Good Friday morning ...
Mapingo is not a name familiar to us here in the states ... but he is one of my favorite friends from Tanzania. I met him through Dr. Steve Friberg, my partner in ministry among the Maasai.
Mapingo always looks the same ... gray stubble beard, sharp, piercing eyes, badly discolored teeth with several missing, matted, short-cropped hair covered with a tattered edge of his shuka while in the sun and uncovered inside a hut. His garb is always the same as well ... a mixed assortment of colored fabric held in place by a homemade cowhide belt attached to which is an ever-present, large Maasai knife ... his hairless, stork-like legs extending underneath with his dusty feet shod with used-tire Maasai sandals. Always in his right hand is his walking staff ... replaced only occasionally with his spear when off on a long trek.
At least twice a month Mapingo will stop in at Dr. Steve's village home in Ketumbeine. Even though he lives several miles distant, secure in a primitive boma with his several wives, his visit is always unannounced and usually early in the day ... between 7 and 7:30. He stops in for an early morning cup of chai and some conversation.
I have been present for several of these early morning visits and the atmosphere can be jovial or serious. The topic of conversation can deal with drought conditions or government concerns ... it might be academic one time and philosophical or theological the next. Though Mapingo can neither read nor write ... he is a smart man ... knowledgeable in the ways of his culture ... wise in the good and bad behavior of mankind ... and wealthy by Maasai standards. For these reasons he is a chosen leader.
Mapingo was one of the first Christians in the community around Ketumbeine. And what a man of God he is! What ridicule he endured as he first professed his faith ... then altered his lifestyle to live with his first wife (though taking responsibility for and care of his other two and their children for life) ... and finally giving up the traditions and customs of traditional African spiritualism. But he stood strong ... and he fought gallantly ... and, by God grace, he endured.
And so it is only a short walk from Mapingo's remote boma where a stick and thatch "church" has been built in which the local Christians (mainly his family) gather each week for worship ... no hymnals, no pulpit, no raised chancel ... just some bare-wood, stick benches, a few glittery streamers adorning a wooden altar, a lot of hearty voices, and a deep passion for the Lord. There is dancing and clapping and whooping and singing (lots of singing) ... a double collection (the second one is your "sacrifice") ... some testimony sharing ... and an evangelist's sermon to culminate the morning. When present ... and I've been privileged to worship and preach on several Sunday mornings ... you feel the enthusiasm, the excitement, the emotion ... along with tasting the dust from stomping, dancing feet. It is a thrilling, exuberant experience!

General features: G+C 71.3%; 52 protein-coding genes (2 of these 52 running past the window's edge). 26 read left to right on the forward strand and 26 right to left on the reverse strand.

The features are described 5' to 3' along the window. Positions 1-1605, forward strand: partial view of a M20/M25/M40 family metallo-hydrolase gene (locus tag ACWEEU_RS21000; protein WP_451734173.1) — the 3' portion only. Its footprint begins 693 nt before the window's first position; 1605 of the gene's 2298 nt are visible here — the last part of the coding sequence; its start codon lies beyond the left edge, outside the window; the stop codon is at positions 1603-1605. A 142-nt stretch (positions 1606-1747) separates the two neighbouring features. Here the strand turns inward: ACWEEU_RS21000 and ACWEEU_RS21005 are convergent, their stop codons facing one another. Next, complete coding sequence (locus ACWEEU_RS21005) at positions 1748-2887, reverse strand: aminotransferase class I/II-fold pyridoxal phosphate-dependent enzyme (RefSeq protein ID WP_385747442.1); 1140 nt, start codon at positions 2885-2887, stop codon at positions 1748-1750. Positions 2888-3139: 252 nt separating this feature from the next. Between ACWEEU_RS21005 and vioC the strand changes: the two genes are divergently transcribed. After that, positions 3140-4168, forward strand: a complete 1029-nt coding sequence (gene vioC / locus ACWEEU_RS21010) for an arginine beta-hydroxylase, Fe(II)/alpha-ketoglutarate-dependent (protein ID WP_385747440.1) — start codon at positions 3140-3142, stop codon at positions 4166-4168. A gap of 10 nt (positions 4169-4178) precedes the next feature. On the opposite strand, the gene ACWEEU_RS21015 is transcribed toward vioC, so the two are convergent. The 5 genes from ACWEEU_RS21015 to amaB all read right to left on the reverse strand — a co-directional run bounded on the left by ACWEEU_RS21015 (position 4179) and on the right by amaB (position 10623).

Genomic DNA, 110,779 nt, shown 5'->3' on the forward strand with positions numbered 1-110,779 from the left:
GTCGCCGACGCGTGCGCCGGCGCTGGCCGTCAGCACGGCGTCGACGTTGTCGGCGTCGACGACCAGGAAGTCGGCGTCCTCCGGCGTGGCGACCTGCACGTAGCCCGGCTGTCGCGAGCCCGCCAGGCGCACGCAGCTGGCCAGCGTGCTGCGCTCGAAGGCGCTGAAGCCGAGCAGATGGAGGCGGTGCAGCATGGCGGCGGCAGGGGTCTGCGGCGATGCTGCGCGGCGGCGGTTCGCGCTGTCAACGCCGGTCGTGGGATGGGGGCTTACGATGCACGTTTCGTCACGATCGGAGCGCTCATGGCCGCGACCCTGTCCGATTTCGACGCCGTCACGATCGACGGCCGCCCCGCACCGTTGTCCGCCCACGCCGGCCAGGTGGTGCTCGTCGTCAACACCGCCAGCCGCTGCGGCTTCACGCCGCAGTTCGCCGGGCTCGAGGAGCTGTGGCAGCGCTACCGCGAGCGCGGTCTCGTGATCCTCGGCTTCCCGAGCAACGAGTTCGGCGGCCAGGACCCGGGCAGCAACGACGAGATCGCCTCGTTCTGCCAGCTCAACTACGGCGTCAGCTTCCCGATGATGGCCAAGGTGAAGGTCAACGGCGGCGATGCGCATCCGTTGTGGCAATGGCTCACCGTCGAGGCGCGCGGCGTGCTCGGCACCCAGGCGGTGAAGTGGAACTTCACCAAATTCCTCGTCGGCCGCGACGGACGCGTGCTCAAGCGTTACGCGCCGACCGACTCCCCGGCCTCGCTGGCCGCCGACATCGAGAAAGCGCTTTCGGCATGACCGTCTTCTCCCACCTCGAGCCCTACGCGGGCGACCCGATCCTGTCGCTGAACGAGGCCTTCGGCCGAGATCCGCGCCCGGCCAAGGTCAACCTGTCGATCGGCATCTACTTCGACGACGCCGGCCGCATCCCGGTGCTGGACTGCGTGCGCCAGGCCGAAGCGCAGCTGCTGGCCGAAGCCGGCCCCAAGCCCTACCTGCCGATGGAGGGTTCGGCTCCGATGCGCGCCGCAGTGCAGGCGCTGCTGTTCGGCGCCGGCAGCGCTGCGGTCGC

It was Mapingo's boma to which Dr. Steve took me for my very first up-close Maasai experience. It was his warriors who demonstrated the art of "bleeding" cattle for blood nourishment during the drought season when food was scarce ... who showed me how to ignite a fire using dried donkey dung and a pair of sticks ... who displayed how to whittle and twist fresh-cut sticks to fashion an exterior wall of a hut ... who demonstrated how to spring load a snare for catching morning doves using string and a few kernels of corn ... who explained how to evade the black mamba on my walk across the twenty-two mile trek between Ketumbeine and Gelai on foot ... and who demonstrated the art of spear-throwing as a defense against attacking animals. The man and his warriors know their stuff and, when I'm on their turf, I pay close attention.
Though we see each other infrequently ... Mapingo considers me a close friend by virtue of my calling as a pastor, and, perhaps more importantly, my association with Dr. Steve. As such, he always quickly discovers my presence in Tanzania and upon my arrival will make an appearance ... no doubt unannounced ... full of questions and eager for conversation. I always look forward to our awkward conversation through a translator ... but just as importantly to try and figure out how he knows what's going on so quickly. The guy has some sort of sixth sense. Regardless of what I might discover about his mysterious knowledge ... and I can already hear his throaty laugh at my inquiry ... we will, no doubt, have a delightful visit and I will become the main beneficiary.
Blessed is the man who does not walk in the counsel of the wicked or stand in the way of sinners or sit in the seat of mockers. But his delight is in the law of the Lord, and on His law he meditates day and night. He is like a tree planted by streams of water, which yields its fruit in season and whose leaf does not whither. Whatever he does prospers. [Psalm 1:1-3]
Have a blessed weekend … perhaps with a Christian friend …